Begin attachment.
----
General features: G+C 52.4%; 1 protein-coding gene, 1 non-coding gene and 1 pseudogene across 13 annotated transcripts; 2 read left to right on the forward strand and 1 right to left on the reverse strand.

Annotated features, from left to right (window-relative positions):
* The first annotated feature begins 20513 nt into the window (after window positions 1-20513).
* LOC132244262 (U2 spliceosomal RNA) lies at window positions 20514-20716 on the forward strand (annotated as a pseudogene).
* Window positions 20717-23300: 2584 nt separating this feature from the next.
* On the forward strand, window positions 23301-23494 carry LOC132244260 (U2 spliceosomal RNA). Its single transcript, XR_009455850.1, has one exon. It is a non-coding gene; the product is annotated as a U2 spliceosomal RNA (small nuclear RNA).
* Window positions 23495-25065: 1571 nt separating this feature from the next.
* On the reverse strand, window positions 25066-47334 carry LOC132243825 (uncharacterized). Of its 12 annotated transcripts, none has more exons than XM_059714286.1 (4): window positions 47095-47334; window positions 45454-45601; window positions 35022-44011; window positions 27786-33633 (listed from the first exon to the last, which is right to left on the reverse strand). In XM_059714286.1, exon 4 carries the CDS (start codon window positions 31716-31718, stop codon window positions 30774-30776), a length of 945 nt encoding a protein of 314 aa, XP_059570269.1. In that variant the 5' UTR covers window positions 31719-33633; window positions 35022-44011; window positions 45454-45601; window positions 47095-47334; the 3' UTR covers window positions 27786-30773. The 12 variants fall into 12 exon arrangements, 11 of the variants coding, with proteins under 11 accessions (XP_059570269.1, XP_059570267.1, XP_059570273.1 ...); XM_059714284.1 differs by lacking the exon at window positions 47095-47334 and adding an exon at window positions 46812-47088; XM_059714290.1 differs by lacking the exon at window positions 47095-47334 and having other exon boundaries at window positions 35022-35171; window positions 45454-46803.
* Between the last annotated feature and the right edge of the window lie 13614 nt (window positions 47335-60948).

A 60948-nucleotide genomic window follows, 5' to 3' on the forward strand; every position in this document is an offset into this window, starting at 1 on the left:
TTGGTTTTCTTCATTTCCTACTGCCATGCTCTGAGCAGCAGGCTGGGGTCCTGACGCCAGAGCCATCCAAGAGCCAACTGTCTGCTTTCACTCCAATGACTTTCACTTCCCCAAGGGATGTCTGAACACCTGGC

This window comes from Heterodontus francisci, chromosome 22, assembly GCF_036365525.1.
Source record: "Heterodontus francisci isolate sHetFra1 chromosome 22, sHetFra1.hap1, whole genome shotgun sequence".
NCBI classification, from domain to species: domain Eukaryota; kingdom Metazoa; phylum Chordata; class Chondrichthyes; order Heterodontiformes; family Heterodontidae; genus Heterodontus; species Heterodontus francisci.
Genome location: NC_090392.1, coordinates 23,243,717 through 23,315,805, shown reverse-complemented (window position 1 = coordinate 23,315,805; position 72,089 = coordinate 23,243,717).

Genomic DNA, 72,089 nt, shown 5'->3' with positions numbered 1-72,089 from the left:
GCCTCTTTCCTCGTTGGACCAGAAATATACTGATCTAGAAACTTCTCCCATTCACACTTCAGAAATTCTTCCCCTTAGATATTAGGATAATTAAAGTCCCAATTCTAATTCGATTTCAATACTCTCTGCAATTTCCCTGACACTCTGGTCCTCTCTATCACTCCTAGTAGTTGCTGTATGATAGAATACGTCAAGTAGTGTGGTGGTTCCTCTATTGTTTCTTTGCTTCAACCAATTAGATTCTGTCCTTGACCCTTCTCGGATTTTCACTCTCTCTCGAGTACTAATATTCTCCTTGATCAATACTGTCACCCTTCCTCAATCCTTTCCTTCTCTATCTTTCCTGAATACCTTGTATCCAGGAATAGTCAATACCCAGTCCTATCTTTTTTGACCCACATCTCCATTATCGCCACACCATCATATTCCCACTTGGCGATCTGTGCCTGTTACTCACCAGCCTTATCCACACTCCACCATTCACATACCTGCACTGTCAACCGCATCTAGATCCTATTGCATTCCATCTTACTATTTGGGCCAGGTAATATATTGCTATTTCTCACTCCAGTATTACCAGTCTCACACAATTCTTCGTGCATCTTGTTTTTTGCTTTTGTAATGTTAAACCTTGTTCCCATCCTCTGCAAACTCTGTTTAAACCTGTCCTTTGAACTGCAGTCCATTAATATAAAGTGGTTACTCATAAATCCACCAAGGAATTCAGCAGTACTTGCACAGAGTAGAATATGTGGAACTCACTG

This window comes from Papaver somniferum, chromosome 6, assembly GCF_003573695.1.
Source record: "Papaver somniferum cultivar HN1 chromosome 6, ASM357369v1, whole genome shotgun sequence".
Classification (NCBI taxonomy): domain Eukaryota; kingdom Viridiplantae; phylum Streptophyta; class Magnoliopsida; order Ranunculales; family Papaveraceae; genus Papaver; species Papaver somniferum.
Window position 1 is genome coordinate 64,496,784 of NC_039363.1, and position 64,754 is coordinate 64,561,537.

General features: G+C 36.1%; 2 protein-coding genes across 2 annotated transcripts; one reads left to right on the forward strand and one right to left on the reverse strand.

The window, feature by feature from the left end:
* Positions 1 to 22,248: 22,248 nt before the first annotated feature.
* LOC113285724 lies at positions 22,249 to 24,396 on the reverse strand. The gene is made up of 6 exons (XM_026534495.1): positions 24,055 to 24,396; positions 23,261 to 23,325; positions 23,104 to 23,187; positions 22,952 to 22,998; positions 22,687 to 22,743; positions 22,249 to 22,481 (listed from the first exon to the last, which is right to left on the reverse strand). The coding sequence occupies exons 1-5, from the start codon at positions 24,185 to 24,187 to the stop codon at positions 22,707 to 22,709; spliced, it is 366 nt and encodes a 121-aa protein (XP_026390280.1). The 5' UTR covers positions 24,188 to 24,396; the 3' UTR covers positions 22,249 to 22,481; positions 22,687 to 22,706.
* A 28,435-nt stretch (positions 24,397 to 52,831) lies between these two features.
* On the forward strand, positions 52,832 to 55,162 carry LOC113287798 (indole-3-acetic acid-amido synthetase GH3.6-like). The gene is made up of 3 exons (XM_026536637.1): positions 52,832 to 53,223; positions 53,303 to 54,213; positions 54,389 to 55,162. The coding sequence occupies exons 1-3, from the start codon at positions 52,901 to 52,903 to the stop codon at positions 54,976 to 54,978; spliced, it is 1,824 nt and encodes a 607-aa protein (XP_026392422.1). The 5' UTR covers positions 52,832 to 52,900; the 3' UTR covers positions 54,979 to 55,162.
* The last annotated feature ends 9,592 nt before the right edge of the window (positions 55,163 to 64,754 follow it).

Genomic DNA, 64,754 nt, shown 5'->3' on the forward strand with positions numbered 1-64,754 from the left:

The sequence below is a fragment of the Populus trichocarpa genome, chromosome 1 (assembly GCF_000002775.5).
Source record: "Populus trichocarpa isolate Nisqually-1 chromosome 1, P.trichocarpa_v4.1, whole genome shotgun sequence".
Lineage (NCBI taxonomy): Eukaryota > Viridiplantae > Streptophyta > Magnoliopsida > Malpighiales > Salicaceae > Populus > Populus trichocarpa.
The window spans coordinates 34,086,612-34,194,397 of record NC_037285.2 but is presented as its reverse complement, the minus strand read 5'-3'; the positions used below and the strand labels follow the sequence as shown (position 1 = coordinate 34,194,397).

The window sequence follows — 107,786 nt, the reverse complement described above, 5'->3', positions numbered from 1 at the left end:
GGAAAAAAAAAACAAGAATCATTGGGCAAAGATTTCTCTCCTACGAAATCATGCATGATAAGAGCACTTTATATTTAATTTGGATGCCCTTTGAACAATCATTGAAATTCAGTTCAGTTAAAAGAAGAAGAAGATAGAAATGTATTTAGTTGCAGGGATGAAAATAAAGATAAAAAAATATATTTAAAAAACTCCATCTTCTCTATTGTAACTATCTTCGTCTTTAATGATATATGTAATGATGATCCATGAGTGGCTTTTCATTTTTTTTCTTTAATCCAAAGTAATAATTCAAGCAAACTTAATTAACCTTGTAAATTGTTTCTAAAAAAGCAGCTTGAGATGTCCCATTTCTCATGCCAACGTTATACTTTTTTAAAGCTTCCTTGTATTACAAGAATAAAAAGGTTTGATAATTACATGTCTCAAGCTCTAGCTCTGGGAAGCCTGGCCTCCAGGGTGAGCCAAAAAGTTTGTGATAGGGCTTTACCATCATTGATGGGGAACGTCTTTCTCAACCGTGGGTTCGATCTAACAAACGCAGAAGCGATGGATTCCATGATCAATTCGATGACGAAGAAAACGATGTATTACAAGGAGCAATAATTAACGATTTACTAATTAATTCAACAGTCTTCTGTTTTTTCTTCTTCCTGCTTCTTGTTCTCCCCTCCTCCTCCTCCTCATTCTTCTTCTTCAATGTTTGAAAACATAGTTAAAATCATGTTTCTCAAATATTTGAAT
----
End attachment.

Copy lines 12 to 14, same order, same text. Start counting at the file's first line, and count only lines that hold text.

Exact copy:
This window comes from Heterodontus francisci, chromosome 22, assembly GCF_036365525.1.
Source record: "Heterodontus francisci isolate sHetFra1 chromosome 22, sHetFra1.hap1, whole genome shotgun sequence".
NCBI classification, from domain to species: domain Eukaryota; kingdom Metazoa; phylum Chordata; class Chondrichthyes; order Heterodontiformes; family Heterodontidae; genus Heterodontus; species Heterodontus francisci.